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Thomas v. Colvin

United States District Court, D. Nevada

May 13, 2014

DORIS L. THOMAS, Plaintiff,
CAROLYN COLVIN, Acting Commissioner of Social Security, Defendant.


VALERIE P. COOKE, District Judge.

This Report and Recommendation is made to the Honorable Howard D. McKibben, United States District Judge. The action was referred to the undersigned Magistrate Judge pursuant to 28 U.S.C. § 636(b)(1)(B) and LR IB 1-4. Before the court is plaintiff's motion for remand and/or reversal (#15).[1] Defendant filed a cross-motion to affirm (#17). For the reasons set forth below, the court recommends that plaintiff's motion for remand and/or reversal be denied, and defendant's cross-motion to affirm be granted.


Plaintiff Doris Lizette Taylor ("plaintiff") was a forty-nine-year-old woman with at least a high school education on the alleged disability date of March 15, 2009 (Administrative Record ("AR") 38, 47). On August 24, 2009, she filed an application for disability insurance benefits under Title II. Id. at 38. Defendant Commissioner denied plaintiff's application initially and on reconsideration. Id.

On October 19, 2011, plaintiff and her attorney appeared at a hearing before Administrative Law Judge ("ALJ") Eileen Burlison. Id. at 55-81. The ALJ followed the five-step sequential process for evaluating disability claims, set forth in 20 C.F.R. § 404.1520, and issued a written decision on April 19, 2012, finding plaintiff had "not been disabled" pursuant to the Social Security Act at any time from the alleged onset date through the date of the ALJ's decision. Id. at 38-49. Plaintiff appealed, and the Appeals Council denied review. Id. at 1-28. Thus, the ALJ's decision became the final decision of the Commissioner.

On August 27, 2013, having exhausted all administrative remedies, plaintiff, through counsel, filed a complaint for judicial review (#1-1). Plaintiff argues that the ALJ's decision was based on legal error, in that her determination of plaintiff's Residual Functional Capacity ("RFC") and her credibility findings were not supported by substantial evidence in the record (#15, pp. 7-18). Accordingly, plaintiff asks the court to reverse or remand the ALJ's decision. Id. at 1.


The court must affirm the ALJ's determination if it is based on proper legal standards and the findings are supported by substantial evidence in the record. Stout v. Comm'r Soc. Sec. Admin., 454 F.3d 1050, 1052 (9th Cir. 2006); see also 42 U.S.C. § 405(g) ("findings of the Commissioner of Social Security as to any fact, if supported by substantial evidence, shall be conclusive"). "Substantial evidence is more than a mere scintilla but less than a preponderance." Bayliss v. Barnhart, 427 F.3d 1211, 1214 n.1 (9th Cir. 2005) (internal quotation marks and citation omitted). "It means such relevant evidence as a reasonable mind might accept as adequate to support a conclusion." Richardson v. Perales, 402 U.S. 389, 401 (1971) (quoting Consolidated Edison Co. v. NLRB, 305 U.S. 197, 229 (1938)); see also Webb v. Barnhart, 433 F.3d 683, 686 (9th Cir. 2005).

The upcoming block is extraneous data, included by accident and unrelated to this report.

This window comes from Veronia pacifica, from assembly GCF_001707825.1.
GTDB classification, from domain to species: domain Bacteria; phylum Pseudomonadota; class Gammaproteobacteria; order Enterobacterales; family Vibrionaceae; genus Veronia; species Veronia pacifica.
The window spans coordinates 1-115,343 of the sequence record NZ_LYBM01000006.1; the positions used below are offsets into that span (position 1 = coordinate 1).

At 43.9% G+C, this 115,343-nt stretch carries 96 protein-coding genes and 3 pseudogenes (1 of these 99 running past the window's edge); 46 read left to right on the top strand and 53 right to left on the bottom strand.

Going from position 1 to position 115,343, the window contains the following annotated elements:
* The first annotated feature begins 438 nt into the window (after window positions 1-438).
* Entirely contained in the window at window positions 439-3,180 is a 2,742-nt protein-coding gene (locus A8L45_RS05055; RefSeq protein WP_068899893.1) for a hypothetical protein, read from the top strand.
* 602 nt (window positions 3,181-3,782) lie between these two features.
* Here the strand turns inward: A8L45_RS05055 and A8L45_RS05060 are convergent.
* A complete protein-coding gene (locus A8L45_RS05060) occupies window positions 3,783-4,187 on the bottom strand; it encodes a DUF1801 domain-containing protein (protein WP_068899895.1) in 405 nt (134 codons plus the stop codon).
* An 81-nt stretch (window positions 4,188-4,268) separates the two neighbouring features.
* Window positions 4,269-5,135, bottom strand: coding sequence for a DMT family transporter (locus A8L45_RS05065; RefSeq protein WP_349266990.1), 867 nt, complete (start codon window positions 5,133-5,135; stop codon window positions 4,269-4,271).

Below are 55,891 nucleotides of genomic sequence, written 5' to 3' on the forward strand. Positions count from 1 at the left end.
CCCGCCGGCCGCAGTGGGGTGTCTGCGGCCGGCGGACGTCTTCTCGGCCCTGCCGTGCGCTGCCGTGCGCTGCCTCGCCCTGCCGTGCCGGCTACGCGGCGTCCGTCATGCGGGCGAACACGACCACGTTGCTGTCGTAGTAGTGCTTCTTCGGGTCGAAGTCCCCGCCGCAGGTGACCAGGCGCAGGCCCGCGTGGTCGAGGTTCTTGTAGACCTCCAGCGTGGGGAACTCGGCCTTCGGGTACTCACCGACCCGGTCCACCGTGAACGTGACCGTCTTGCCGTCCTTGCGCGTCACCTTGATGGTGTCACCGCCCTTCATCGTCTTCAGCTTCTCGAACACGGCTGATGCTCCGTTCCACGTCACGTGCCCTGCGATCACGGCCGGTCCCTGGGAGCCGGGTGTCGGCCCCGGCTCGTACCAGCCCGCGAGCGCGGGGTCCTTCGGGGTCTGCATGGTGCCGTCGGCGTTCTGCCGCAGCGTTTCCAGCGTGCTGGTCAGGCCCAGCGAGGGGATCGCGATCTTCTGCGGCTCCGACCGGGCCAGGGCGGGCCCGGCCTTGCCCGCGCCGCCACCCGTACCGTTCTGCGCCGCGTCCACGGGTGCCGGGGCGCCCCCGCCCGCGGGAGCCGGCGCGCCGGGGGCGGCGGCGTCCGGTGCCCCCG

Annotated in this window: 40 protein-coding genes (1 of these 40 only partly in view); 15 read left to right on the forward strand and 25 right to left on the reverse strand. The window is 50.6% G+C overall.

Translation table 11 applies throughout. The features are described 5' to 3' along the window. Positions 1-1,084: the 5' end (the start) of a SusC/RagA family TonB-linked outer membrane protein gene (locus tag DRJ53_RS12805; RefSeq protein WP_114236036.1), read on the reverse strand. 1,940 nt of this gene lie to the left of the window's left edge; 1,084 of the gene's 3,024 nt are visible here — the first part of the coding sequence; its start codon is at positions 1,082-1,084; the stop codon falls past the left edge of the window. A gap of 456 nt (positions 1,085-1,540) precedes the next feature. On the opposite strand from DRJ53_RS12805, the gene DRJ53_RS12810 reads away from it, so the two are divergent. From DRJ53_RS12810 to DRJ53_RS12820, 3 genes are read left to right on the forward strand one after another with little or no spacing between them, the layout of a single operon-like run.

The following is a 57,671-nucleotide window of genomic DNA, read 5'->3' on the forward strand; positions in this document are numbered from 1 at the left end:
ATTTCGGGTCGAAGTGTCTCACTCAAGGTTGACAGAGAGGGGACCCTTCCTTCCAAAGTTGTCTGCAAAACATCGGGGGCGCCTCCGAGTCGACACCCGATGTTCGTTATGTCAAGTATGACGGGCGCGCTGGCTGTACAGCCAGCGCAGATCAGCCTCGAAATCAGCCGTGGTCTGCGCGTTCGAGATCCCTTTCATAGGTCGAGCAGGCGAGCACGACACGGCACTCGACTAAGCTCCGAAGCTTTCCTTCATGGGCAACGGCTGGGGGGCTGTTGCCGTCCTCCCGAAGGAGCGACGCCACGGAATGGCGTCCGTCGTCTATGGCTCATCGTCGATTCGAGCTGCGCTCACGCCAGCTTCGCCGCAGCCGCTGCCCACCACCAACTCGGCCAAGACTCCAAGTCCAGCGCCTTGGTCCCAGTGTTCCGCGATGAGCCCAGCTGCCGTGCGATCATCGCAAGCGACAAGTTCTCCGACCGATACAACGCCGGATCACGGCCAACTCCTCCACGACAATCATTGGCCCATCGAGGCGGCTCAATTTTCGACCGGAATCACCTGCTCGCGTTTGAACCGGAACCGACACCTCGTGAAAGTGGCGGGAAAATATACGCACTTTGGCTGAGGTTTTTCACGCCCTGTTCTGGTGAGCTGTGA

To determine whether substantial evidence exists, the court must look at the record as a whole, considering both evidence that supports and undermines the ALJ's decision. Orteza v. Shalala, 50 F.3d 748, 749 (9th Cir. 1995) (citation omitted). "However, if evidence is susceptible of more than one rational interpretation, the decision of the ALJ must be upheld." Id. at 749 (citation omitted). The ALJ alone is responsible for determining credibility and for resolving ambiguities. Meanel v. Apfel, 172 F.3d 1111, 1113 (9th Cir. 1999).

The initial burden of proof rests upon the claimant to establish disability. 20 C.F.R. § 404.1512(a); Howard v. Heckler, 782 F.2d 1484, 1486 (9th Cir. 1986) (citations omitted). To meet this burden, a plaintiff must demonstrate an "inability to engage in any substantial gainful activity by reason of any medically determinable physical or mental impairment which can be expected... to last for a continuous period of not less than 12 months..." 42 U.S.C. § 423 (d)(1)(A).


A. Five-Step Sequential Process

The Commissioner has established a five-step sequential process for determining whether a person is disabled. 20 C.F.R. § 404.1520; see also Bowen v. Yuckert, 482 U.S. 137, 140-41 (1987). If at any step the Social Security Administration (SSA) can make a finding of disability or nondisability, a determination will be made and the SSA will not further review the claim. 20 C.F.R. § 404.1520(a)(4); see also Barnhart v. Thomas, 540 U.S. 20, 24 (2003).

In the first step, the Commissioner determines whether the claimant is engaged in "substantial gainful activity"; if so, a finding of nondisability is made and the claim is denied. 20 C.F.R. § 404.1520(a)(4)(i), (b); Yuckert, 482 U.S. at 140. If the claimant is not engaged in substantial gainful activity, the Commissioner proceeds to step two.